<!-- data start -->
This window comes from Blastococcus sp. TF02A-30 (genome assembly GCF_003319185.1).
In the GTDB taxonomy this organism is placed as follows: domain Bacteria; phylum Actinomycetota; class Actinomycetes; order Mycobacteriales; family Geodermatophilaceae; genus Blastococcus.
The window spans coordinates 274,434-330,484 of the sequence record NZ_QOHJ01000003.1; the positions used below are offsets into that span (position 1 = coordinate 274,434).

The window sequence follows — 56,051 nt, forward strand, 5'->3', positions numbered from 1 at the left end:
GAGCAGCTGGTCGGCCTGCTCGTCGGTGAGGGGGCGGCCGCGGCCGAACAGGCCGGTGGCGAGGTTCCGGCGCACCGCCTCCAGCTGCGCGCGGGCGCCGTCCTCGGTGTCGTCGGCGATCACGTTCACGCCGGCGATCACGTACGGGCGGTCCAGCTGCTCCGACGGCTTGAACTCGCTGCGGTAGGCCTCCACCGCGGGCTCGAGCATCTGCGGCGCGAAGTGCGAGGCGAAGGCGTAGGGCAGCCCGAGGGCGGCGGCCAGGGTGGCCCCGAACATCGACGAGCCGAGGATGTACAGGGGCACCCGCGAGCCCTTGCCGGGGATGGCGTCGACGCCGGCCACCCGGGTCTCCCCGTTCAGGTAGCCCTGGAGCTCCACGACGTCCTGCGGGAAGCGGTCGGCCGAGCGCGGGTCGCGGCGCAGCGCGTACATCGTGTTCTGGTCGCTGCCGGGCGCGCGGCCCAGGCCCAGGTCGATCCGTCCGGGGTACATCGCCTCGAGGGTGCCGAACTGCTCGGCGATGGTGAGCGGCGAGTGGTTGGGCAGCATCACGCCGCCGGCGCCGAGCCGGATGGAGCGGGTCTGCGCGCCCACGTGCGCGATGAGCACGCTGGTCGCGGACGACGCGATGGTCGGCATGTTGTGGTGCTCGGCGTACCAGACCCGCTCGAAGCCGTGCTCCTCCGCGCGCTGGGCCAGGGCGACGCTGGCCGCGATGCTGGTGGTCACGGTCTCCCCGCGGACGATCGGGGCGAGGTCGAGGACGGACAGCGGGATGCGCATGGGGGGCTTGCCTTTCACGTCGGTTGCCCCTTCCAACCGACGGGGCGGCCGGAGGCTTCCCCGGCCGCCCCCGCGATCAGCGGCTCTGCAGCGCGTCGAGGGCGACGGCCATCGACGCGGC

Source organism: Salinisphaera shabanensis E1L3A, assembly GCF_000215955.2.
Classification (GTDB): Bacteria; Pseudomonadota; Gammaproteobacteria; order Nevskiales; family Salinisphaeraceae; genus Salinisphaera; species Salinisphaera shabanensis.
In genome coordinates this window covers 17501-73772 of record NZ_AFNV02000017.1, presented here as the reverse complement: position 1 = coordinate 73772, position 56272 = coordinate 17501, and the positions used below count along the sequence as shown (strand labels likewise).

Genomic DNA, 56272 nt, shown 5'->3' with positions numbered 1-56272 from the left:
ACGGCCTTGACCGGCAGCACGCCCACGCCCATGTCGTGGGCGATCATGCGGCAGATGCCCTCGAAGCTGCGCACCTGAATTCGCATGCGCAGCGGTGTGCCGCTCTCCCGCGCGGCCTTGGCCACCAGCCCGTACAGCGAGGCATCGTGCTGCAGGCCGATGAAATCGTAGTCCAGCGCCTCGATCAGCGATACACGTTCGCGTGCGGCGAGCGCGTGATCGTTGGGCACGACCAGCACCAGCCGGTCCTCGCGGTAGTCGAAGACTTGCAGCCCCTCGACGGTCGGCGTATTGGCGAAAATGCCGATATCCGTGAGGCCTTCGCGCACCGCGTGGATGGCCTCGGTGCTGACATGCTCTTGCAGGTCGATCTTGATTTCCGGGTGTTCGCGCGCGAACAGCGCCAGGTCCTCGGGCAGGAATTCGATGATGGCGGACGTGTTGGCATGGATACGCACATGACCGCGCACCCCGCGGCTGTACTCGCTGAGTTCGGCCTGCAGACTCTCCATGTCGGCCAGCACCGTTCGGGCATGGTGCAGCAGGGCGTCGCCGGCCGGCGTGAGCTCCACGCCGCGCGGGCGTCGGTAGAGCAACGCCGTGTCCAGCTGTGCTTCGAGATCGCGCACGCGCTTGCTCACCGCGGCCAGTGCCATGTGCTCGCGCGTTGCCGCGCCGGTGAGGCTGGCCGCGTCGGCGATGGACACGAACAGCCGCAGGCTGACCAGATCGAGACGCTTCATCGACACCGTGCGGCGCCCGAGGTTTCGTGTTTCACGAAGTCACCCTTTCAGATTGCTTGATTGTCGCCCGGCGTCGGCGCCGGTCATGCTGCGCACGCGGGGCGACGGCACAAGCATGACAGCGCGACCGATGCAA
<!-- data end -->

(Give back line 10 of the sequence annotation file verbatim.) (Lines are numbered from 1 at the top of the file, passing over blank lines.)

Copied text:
ACGGCCTTGACCGGCAGCACGCCCACGCCCATGTCGTGGGCGATCATGCGGCAGATGCCCTCGAAGCTGCGCACCTGAATTCGCATGCGCAGCGGTGTGCCGCTCTCCCGCGCGGCCTTGGCCACCAGCCCGTACAGCGAGGCATCGTGCTGCAGGCCGATGAAATCGTAGTCCAGCGCCTCGATCAGCGATACACGTTCGCGTGCGGCGAGCGCGTGATCGTTGGGCACGACCAGCACCAGCCGGTCCTCGCGGTAGTCGAAGACTTGCAGCCCCTCGACGGTCGGCGTATTGGCGAAAATGCCGATATCCGTGAGGCCTTCGCGCACCGCGTGGATGGCCTCGGTGCTGACATGCTCTTGCAGGTCGATCTTGATTTCCGGGTGTTCGCGCGCGAACAGCGCCAGGTCCTCGGGCAGGAATTCGATGATGGCGGACGTGTTGGCATGGATACGCACATGACCGCGCACCCCGCGGCTGTACTCGCTGAGTTCGGCCTGCAGACTCTCCATGTCGGCCAGCACCGTTCGGGCATGGTGCAGCAGGGCGTCGCCGGCCGGCGTGAGCTCCACGCCGCGCGGGCGTCGGTAGAGCAACGCCGTGTCCAGCTGTGCTTCGAGATCGCGCACGCGCTTGCTCACCGCGGCCAGTGCCATGTGCTCGCGCGTTGCCGCGCCGGTGAGGCTGGCCGCGTCGGCGATGGACACGAACAGCCGCAGGCTGACCAGATCGAGACGCTTCATCGACACCGTGCGGCGCCCGAGGTTTCGTGTTTCACGAAGTCACCCTTTCAGATTGCTTGATTGTCGCCCGGCGTCGGCGCCGGTCATGCTGCGCACGCGGGGCGACGGCACAAGCATGACAGCGCGACCGATGCAA